A Washington Times editorial took a similar tack, saying, “Judge Bolton’s judicial activism is out of step with the law, out of step with politics and out of step with the good of the country.”
Republican J.D. Hayworth, running against Sen. John McCain for the GOP Senate nomination, said the judge had “gutted” the law. He went on, “The vast majority of Americans and Arizonans want this law implemented and the judge’s action simply circumvents the people’s will,” CBS News reported.
An article in the Wall Street Journal, however, stated that Judge Bolton “based her findings on court precedents that support federal pre-emption of state laws found to conflict with or infringe upon federal authority.”
And although Republican Sen. Jon Kyl of Arizona said yesterday he was disappointed by Judge Bolton’s ruling, she was nominated by President Bill Clinton upon Kyl’s recommendation, according to the ThinkProgress blog. Kyl reportedly testified about her “expertise and fairness.”
Superior Court Judge Bethany Hicks told the Arizona Republic about Judge Bolton, “Everything she does is impeccable.” Judge Hicks said, “That’s kind of her nickname. We call her ‘Impeccable’ because that’s how she is,” according to a CBS News blog post.
A three-judge federal appeals court has struck down Minnesota rules that bar judicial candidates from endorsing candidates for elective office and from directly soliciting campaign money given by individuals and small groups.
The ruling represented a major victory for lawyer Greg Wersal (photo at left), currently a candidate for the Minnesota Supreme Court who is running against Justice Helen Meyer, according to an article by Minnesota Lawyer Blog.
He has crusaded to eliminate limits on judicial campaigns, and the challenges that he brought “have eviscerated the framework for the vast majority of the restrictions,” according to the blog.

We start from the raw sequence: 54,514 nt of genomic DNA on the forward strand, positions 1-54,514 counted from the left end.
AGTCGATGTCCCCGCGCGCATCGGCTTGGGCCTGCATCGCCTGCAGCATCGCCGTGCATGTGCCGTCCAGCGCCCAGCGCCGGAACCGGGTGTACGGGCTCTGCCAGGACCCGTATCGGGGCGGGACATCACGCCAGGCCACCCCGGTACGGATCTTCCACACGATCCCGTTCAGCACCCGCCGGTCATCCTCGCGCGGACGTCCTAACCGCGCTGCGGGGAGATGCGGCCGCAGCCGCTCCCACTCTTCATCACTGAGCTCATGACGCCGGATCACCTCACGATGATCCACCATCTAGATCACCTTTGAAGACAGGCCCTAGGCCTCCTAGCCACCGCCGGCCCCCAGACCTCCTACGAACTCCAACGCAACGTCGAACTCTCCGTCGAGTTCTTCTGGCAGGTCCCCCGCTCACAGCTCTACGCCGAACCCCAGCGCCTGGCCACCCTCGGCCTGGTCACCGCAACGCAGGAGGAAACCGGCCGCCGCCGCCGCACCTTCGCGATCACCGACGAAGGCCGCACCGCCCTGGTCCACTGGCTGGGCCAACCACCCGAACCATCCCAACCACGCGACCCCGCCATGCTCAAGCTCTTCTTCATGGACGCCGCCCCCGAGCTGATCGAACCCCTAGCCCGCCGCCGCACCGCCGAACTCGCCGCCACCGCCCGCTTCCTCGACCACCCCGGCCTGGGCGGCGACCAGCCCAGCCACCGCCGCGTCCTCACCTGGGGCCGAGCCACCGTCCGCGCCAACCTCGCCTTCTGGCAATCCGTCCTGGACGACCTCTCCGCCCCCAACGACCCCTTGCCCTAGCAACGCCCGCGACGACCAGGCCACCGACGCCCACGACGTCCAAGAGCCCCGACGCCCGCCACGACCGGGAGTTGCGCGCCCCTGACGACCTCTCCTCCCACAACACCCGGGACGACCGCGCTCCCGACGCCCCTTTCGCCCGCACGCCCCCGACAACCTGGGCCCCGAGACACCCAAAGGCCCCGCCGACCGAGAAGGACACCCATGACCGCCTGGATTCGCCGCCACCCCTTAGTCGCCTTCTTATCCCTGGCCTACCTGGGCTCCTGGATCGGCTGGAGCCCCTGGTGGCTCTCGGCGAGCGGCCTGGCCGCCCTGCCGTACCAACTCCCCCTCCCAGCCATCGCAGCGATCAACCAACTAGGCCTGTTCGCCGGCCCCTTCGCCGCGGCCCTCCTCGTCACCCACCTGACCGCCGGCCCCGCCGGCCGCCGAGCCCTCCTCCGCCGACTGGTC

For the two-judge majority of the Eighth U.S. Circuit Court of Appeals panel, Judge Clarence Arlen Beam wrote, “[W]e think the Constitution favors strict recusal standards and fewer speech restrictions.” The opinion, released Thursday, is available by clicking here.
Judge Kermit E. Bye dissented, writing, “[W]here a state has crafted its restrictions carefully to maintain a fair and impartial judiciary, in both practice and appearance, as Minnesota has done here, the First Amendment must yield.”
“This is a major victory toward the goal of holding judges accountable through free, open and competitive elections,” Wersal declared.
President Obama hasn’t talked much in public about judicial politics, but this week he spoke out about the importance of getting Senate confirmation votes on nominees who have long awaited them.
“Most of these folks were voted out of committee unanimously, or nearly unanimously, by both Democrats and Republicans,” Obama said, according to The Blog of Legal Times.
“Both Democrats and Republicans agreed that they were qualified to serve. Nevertheless, some in the minority have used parliamentary procedures time and again to deny them a vote in the full Senate.”
“If we want our judicial system to work, if we want to deliver justice in our courts, then we need judges on our benches,” Obama added. “I hope that in the coming months, we’ll be able to work together to ensure a timelier process in the Senate.”
For the latest scorecard on Obama’s nominees and their confirmation in the Senate, see this recent Gavel Grab post.
A federal judge has enjoined the most controversial sections of Arizona’s new immigration law from taking effect.